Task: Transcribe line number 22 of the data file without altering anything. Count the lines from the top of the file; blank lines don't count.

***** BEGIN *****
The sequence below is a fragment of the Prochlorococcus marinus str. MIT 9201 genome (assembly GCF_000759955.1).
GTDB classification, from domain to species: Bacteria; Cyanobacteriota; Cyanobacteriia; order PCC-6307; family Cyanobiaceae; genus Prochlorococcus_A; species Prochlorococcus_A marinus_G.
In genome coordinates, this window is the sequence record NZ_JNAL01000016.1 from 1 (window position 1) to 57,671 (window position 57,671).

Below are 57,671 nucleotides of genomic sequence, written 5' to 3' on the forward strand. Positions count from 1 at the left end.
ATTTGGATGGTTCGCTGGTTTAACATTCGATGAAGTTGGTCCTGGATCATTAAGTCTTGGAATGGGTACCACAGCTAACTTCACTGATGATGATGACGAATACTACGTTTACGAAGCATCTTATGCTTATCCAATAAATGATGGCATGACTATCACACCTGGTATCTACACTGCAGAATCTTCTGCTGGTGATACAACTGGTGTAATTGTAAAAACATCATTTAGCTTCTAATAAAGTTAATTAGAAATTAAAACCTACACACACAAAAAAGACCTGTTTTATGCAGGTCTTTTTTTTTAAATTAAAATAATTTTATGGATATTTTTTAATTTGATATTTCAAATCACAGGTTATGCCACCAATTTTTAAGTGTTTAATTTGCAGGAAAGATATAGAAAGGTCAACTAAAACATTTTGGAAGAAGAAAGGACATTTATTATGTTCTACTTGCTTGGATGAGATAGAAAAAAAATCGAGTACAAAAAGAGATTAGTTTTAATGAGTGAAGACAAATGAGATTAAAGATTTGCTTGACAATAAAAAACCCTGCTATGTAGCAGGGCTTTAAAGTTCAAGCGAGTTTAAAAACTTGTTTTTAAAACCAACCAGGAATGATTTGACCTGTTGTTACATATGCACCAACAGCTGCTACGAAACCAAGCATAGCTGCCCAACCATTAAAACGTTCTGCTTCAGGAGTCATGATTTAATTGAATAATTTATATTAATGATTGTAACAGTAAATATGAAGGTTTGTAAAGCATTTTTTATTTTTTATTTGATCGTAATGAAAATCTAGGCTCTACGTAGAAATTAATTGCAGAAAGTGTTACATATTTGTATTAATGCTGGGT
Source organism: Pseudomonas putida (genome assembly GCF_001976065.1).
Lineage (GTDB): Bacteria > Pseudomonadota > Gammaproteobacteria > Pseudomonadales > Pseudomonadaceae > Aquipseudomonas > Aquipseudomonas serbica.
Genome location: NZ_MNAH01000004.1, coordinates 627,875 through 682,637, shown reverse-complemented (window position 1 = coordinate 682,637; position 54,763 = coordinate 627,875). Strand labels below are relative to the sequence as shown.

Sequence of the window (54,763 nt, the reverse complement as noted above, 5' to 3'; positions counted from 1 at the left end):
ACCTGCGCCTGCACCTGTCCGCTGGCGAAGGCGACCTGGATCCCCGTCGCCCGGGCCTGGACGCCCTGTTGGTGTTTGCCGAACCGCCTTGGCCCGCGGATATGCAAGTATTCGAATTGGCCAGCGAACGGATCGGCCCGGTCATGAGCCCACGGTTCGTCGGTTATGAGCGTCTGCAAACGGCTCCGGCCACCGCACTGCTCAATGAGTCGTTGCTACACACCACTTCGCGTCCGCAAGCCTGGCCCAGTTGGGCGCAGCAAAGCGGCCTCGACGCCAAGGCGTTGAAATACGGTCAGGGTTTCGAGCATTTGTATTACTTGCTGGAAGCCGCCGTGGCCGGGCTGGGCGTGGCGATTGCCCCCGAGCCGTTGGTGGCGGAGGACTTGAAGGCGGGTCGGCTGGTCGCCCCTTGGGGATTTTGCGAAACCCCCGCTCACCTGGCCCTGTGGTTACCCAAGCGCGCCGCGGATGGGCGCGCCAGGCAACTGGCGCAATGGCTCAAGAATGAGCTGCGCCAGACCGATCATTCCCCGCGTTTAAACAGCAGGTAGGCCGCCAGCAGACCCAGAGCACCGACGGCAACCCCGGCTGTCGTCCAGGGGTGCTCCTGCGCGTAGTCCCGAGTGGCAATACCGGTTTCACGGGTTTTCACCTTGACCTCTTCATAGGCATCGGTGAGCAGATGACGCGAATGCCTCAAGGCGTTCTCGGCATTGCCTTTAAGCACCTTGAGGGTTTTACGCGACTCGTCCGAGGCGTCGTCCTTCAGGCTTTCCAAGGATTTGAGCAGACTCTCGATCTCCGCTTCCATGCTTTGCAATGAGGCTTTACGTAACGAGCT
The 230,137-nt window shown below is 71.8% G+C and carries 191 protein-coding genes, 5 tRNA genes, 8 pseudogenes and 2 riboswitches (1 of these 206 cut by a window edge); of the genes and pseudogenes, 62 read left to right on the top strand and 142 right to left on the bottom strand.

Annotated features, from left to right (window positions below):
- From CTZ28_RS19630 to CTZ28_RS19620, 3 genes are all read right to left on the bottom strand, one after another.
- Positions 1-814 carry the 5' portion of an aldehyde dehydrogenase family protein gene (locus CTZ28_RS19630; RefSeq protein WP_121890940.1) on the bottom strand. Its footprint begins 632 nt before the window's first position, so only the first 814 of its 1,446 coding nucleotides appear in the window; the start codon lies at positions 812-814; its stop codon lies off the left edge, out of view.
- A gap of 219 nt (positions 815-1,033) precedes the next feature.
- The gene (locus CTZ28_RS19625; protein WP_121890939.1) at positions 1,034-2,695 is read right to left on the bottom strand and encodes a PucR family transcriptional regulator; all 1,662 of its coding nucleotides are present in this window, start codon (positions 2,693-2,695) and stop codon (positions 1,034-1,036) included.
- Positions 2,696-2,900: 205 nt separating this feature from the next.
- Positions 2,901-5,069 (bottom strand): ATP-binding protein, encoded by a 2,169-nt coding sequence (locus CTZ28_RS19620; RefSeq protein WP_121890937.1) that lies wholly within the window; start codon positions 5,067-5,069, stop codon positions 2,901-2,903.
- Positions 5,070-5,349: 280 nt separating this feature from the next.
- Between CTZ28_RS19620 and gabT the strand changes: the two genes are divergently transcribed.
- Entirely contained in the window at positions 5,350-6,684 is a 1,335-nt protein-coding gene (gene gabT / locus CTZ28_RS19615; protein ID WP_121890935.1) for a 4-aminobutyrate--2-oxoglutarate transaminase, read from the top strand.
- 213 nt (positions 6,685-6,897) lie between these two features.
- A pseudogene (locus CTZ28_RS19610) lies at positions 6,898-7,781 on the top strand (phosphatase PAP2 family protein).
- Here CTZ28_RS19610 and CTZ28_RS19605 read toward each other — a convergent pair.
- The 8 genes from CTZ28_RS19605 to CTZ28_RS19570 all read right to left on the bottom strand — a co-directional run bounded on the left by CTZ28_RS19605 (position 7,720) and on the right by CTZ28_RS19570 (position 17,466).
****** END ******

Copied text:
- 213 nt (positions 6,685-6,897) lie between these two features.